I think the United States was ready for something that reached peoples’ hearts and could bind them together to support an effort that was disastrously overdue, the Civil Rights movement. And so there was a confluence of grassroots awareness of not only the need for the nation to address racism, but the need to rid ourselves of the conventional kind of cultural realities that we would now consider so backward. The way in which people communicated had a certain kind of ritual of propriety rather than authenticity of feeling and immediate ability to speak one’s heart. Compared to the era in which we currently live, it was the dark ages, where authenticity just didn’t exist in the way it does now.
If any group personified authenticity, it was Peter, Paul and Mary. You had such an unwavering dedication to the music and to your chosen causes, and that passion came through every time you played together. How did you maintain your commitment to the work and to each other?
We had inherited that legacy from the Weavers, and Pete Seeger, and folk songs. Mary and I were both very passionate, politically progressive people. Noel did not come from that tradition, but he went along and identified with what we cared about and ultimately found his language of that kind of perspective and advocacy. Which, in his case, emanated from the world of his religion and spiritual commitment.
The new book [Peter, Paul and Mary: 50 Years in Music and Life] captures this passion so well through stories and photos of the trio throughout the years. How did you choose from 50 years of images?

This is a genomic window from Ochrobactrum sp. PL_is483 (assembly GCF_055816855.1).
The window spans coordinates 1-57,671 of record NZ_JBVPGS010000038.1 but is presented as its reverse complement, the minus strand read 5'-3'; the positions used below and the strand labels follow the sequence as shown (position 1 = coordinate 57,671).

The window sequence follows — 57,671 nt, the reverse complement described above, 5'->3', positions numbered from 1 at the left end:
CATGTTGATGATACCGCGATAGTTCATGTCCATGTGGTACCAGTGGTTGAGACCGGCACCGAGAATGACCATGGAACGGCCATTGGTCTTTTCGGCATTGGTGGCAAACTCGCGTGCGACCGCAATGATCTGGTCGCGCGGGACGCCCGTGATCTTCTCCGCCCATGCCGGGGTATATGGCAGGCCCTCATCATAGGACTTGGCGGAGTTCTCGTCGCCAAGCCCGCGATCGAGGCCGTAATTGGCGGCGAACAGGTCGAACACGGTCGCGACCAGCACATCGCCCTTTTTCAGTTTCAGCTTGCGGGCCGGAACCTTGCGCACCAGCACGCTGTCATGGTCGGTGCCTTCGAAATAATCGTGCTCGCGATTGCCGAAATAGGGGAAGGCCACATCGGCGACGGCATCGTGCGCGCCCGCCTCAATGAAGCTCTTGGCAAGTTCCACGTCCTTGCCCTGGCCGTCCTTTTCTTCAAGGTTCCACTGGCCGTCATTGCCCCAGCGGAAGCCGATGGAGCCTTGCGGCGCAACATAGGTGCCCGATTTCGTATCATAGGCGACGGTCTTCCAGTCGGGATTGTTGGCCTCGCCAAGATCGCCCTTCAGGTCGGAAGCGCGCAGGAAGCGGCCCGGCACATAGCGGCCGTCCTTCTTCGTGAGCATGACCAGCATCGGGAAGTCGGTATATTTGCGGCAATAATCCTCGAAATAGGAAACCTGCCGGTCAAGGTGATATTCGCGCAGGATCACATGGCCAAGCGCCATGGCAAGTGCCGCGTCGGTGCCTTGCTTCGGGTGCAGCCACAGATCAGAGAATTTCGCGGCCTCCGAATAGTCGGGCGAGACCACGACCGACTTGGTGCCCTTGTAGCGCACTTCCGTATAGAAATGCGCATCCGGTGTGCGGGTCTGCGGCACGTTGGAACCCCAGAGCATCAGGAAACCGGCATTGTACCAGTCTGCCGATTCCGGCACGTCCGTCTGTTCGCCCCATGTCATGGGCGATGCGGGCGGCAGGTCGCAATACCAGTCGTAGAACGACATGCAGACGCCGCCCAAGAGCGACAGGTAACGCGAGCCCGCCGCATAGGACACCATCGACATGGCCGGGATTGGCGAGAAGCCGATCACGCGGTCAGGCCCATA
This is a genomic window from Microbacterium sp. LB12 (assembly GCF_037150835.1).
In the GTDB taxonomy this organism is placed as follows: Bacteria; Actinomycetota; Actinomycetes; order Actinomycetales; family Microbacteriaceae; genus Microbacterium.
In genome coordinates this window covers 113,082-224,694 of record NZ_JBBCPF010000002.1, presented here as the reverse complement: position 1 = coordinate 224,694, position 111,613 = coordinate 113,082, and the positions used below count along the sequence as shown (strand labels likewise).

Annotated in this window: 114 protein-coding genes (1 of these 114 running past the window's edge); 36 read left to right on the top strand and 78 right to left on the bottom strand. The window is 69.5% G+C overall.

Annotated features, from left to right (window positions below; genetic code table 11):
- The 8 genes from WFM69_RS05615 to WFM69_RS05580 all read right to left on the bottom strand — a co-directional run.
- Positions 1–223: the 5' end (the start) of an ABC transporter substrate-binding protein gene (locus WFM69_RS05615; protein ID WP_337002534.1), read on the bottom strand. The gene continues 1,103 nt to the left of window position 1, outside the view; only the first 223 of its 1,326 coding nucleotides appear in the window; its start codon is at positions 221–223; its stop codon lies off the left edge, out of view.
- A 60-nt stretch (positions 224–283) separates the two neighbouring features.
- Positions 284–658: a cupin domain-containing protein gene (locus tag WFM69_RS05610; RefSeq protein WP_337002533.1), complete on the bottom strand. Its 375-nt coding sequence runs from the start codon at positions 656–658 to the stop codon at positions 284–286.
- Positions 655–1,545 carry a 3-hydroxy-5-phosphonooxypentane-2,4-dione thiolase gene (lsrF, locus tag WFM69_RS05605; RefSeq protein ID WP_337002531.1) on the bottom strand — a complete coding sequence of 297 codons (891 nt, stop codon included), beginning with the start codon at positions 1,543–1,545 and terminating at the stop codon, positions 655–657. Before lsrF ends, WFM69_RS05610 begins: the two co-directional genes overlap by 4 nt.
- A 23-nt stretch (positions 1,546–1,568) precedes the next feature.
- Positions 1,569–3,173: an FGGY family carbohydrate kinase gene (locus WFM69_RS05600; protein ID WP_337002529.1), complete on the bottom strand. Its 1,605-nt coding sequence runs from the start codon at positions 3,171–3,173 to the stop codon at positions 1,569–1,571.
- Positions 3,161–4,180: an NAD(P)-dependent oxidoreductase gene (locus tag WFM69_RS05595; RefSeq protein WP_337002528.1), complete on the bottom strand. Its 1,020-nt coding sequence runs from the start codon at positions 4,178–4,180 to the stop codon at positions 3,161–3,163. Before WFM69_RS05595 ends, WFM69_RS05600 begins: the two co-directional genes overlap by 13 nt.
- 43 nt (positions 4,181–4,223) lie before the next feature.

Actually, the person who curated the photographs — we collected hundreds and hundreds — was Martha Hertzberg. She’s the manager of PPM, and she continues to manage anything related to PPM, which consists of Noel Paul, me, and Mary’s estate. She’s wonderful, and she’s gifted, and she’s sensitive.
The book’s narrative is credited to “Peter, Paul and Mary;” a single entity that speaks as one, rather than three distinct voices. How did you incorporate all three perspectives into one, especially since the book began after Mary’s passing?
The way that we would always function is that we would have the process of consensus, whereby any time something emanated from the group, we all felt that we were represented. And Mary, who was a voracious reader and was in love with words, used to write op-eds, and essays, and poems. So we were able to really incorporate her voice, too.
It’s incredible to read the book’s stories about the opposition you faced from white people who were angry about your affiliation with the “negro cause,” everything from warning letters to a stink bomb detonated at one of your concerts. These stories really show how Peter, Paul and Mary’s commitment to causes made your experience so different from many others in the music industry. Did this happen often? And how did you react to it?
It was constant. There was a large portion of America that wanted to hang onto those earlier and very distressing points of view. And we knew that we were going to be opposed and vilified. If you’re inheriting this legacy from the Union movement, from the Pete Seegers and the Woody Guthries, and you’re young, you’re foolhardy, perhaps, and filled with promise. And you just go for it. That’s it.
What do you hope readers will feel after reading 50 Years in Music and Life?
I feel very good about the fact that the book really is as much about the era and what was achieved by so many people as it is about Peter, Paul and Mary. You’re seeing the era through us, but the era itself is remarkable, and it should give us some sense of hope. Because all of this was done from the grassroots up, had such a profound effect, and was so successful in so many ways. Somebody who feels apathetic or disenfranchised or disaffected — if they were to read that book, they’d say, “You know, a lot of that stuff could happen now.” And so, my hope is that in certain ways, beyond just telling the story of what was shared, it could be an inspiration to people to carry it out.